Team-mates help Crouch stand tall against detractors
Monday 10 October 2005
The wait for an inviting delivery from a Liverpool colleague this season goes on for Crouch, although it was an equally familiar problem of image that explained the more hysterical criticism of the striker on his competitive debut for England on Saturday. A good player, with more natural ability than he has been given credit for, but is he good enough for England? It is the same question that has surrounded him at club level from the moment Rafael Benitez gave Southampton £7m for his services in August and one that supporters, coaches and critics remain divided upon still.
To be fair to the BBC pundits at Old Trafford there was no division at all: the Alans, Hansen and Shearer, a man in a position to highlight the standards expected of an England centre-forward, were unequivocal in their denunciation. By way of an emphatic contrast, Crouch's team-mates at Anfield and in his new-found international arena applaud his selfless contribution to a man, and not out of respect for a thoroughly decent colleague who has fought against the detractors and up the ranks throughout his career. The answer to the aforementioned question is, in keeping with his performance against Austria, somewhere in between.
Crouch delivered a fine first-half performance for England before fading after the interval - clearly a Sven Goran Eriksson international in the making then - but it was not a display that warranted the criticism that flowed from sections of the crowd and on the phone-ins afterwards. There were ironic cheers and shouts of "Jump!" whenever the Liverpool man, back in his customary lone forward's role once David Beckham was sent off and Michael Owen had retreated to the head of a diamond before being replaced, chased another hopeful punt in the second half - disgusting treatment of any player, but especially one on their World Cup qualifying debut.
"I didn't hear that at all," Eriksson said. "And I would be very surprised because I think he did a good job. You know what Crouch can give you. It's his second match for England."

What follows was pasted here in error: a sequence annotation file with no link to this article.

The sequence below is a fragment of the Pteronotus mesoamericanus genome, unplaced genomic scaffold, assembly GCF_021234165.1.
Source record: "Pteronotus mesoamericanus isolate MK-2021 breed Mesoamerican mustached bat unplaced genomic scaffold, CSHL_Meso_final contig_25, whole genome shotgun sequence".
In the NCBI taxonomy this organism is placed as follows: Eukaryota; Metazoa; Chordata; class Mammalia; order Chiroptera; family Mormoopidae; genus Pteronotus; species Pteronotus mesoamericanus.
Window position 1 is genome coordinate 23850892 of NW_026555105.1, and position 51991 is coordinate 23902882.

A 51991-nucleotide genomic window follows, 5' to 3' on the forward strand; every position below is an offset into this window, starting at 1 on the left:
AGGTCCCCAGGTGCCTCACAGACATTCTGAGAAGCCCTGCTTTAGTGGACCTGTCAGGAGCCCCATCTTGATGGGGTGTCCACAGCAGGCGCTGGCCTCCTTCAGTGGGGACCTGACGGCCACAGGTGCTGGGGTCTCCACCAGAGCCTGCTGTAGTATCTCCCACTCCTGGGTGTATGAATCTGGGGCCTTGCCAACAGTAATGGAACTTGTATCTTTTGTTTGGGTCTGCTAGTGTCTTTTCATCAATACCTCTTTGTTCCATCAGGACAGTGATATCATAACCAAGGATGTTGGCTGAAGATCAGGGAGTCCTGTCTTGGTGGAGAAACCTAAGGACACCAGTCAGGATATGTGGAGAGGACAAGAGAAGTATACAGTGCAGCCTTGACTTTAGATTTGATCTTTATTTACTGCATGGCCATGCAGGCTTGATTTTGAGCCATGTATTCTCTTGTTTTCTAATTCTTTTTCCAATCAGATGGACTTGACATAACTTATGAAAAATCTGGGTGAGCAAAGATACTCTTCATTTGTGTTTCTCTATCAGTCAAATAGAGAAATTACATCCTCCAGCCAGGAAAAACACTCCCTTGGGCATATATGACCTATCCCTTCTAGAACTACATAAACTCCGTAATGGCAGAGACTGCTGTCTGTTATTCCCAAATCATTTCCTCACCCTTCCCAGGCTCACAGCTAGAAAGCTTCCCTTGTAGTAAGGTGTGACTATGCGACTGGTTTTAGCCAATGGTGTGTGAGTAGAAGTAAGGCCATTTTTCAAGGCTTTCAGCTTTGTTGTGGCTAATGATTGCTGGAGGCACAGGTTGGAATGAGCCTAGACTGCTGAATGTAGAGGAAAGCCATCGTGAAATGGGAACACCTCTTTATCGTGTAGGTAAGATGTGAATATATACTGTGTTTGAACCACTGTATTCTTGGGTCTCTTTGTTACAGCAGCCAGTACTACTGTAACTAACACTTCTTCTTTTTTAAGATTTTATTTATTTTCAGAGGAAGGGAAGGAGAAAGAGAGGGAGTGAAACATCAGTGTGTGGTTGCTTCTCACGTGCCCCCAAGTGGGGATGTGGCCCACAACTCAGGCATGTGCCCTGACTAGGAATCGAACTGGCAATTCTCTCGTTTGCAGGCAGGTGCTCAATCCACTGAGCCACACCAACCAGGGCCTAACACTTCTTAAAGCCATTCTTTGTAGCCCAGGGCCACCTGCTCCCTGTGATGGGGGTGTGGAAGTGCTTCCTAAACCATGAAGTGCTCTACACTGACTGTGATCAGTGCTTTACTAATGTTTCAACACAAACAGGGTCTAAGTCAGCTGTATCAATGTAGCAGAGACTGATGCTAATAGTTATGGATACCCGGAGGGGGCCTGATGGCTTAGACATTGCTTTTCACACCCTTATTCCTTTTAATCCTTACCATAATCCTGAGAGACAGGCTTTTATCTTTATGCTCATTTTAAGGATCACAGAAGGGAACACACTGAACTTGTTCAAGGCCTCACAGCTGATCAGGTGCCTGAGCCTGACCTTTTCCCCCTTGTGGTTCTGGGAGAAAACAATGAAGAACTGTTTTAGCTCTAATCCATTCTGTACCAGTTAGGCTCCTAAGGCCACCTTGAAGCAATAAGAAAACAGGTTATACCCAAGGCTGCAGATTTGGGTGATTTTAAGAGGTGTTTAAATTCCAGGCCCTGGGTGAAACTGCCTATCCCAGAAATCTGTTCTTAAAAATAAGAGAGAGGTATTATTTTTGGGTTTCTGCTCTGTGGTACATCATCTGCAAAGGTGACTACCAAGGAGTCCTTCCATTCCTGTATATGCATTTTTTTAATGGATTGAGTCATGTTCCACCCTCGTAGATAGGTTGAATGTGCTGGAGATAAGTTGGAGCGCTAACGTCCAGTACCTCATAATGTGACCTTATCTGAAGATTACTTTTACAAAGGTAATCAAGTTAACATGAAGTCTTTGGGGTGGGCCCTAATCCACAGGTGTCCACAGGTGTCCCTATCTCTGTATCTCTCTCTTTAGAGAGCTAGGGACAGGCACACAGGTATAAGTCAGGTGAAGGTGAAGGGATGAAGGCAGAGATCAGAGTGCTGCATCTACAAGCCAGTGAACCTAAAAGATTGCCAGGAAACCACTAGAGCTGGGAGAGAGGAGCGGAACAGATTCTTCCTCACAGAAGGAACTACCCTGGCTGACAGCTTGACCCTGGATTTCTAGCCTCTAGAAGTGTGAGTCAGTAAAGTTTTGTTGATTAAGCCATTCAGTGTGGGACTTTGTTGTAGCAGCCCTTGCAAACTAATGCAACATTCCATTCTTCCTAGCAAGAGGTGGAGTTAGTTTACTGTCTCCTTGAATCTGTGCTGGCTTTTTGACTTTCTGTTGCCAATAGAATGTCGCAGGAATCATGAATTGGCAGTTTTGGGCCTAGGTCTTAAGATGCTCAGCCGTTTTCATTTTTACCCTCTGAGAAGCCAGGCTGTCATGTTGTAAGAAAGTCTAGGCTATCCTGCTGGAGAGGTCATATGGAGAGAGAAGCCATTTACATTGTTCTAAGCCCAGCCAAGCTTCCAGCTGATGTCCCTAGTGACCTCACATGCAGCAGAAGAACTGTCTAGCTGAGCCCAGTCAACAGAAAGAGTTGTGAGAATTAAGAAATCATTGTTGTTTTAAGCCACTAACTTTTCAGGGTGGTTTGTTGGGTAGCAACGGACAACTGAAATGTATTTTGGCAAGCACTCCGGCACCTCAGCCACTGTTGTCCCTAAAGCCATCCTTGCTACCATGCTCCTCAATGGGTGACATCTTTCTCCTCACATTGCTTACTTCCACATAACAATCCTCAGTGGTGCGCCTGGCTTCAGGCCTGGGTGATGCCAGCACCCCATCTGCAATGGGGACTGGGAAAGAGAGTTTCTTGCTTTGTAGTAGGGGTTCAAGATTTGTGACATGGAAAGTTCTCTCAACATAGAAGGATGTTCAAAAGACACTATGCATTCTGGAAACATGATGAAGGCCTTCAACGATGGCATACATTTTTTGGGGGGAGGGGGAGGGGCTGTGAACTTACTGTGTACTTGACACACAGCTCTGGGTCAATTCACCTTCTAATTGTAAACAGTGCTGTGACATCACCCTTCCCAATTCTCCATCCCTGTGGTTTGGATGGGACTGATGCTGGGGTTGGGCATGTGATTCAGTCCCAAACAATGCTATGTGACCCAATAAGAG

His unconventional frame does bring with it an added pressure to dominate the skies and, despite coming into direct confrontation with the outstanding centre-half at Old Trafford, Austria's Paul Scharner, Crouch did prosper in the air with telling effect, notably with the flick that led to the foul on Owen and ultimately settled not only the game but England's qualification for Germany.
In a promising opening that could have established a more comfortable lead with more conviction and accuracy around the Austrian area, the 24-year-old was involved in almost every threatening move. A threaded pass to Owen in the 17th minute would, on a sharper day for the Newcastle striker, have developed into a goal assist, while the turn and lay-off that almost presented Luke Young with the opener was one of the rare occasions when England got behind the visiting rearguard.
"I heard someone on television criticising him, but I thought he played really well," Frank Lampard said. "It was his first qualifying game and he laid off some good balls and put Michael through in the first half and was always a threat to them. He is a great target and is going to be a very important player for us. Any player who plays with Peter Crouch enjoys it. I am confident that when I run forward Crouchy is going to lay it off to me - that's the kind of player he is."
He is also a player, however, whose physique belies a lack of power, aggression and pace. Without those attributes Crouch will remain a useful if not an outstanding player on the international stage, although he does have nine months, and an almost certain place at the World Cup, in which to find them.
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